As bodies mount up in terrorist attacks, Europe must realise Islam itself is not the problem but how & why people get radicalised
The West needs to thoroughly re-examine its relationship with Islam and rethink its imperialist policies in the Middle East if we are ever to see an end to the atrocities witnessed in the last week in Austria and France.
On Monday evening, a number of gunmen opened fire in numerous locations across the Austrian capital of Vienna, killing at least four civilians.
Condemned as a “repulsive terrorist attack” by the country’s chancellor, Sebastian Kurz, the shootings are the latest in a series of incidents involving Islamists which have included the killing of three people in Nice and the beheading of a teacher in Paris.
The attacks have come in the wake of a broader controversy surrounding Islamic fundamentalism over the legacy of the cartoons of the Prophet Mohammed published by Charlie Hebdo, which has seen France’s President Emmanuel Macron take a tough stance against extremism. His remarks have provoked anger and unrest across the Muslim world, including a heated diplomatic row with Turkish President Recep Tayyip Erdogan.
As Vienna has demonstrated, the consequences of this anger are not just limited to France, but are quickly becoming a problem all over Europe. And while we have clearly arrived at a flashpoint, the situation is not new: the continent has a long-standing radicalisation problem which governments have struggled to reconcile, leading to a proliferation of terrorist attacks in recent years.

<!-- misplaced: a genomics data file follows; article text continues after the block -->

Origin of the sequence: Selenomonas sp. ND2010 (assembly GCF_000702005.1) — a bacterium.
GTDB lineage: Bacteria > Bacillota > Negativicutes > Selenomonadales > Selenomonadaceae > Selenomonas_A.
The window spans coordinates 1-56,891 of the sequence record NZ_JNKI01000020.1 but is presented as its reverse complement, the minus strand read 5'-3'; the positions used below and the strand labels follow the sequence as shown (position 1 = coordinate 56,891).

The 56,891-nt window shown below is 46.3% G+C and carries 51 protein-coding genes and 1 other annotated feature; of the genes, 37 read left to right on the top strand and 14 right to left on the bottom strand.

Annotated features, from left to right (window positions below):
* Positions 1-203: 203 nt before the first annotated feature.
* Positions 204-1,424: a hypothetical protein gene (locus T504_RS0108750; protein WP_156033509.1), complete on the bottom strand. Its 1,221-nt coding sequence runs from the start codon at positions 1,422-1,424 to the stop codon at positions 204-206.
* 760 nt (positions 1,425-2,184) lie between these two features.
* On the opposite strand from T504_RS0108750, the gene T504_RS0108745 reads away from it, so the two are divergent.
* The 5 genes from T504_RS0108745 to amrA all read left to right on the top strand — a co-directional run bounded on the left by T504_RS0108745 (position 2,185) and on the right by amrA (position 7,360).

This has created friction between those who advocate policies of multiculturalism and openness, and those who favour assimilation and anti-migrant policies. The answer, however, is not so simple; afflicted countries must avoid drawing themselves into a broader conflict ‘against Islam’ which exacerbates such identity politics, and stop promoting instability within the Middle East.
What we understand as ‘Islamic fundamentalism’ or ‘Jihadism’ is often generalized as a pathology of the Muslim religion itself, which has lent itself to plenty of debate that might be described as ‘Islamophobic’ in recent years. To its critics, the faith is presented in zero-sum orientalist discourse as inherently violent and backwards, compared to the enlightened and civilized values of the West.Also on rt.com Karin Kneissl: France has a sad history of terrorist attacks, and that history is set to continue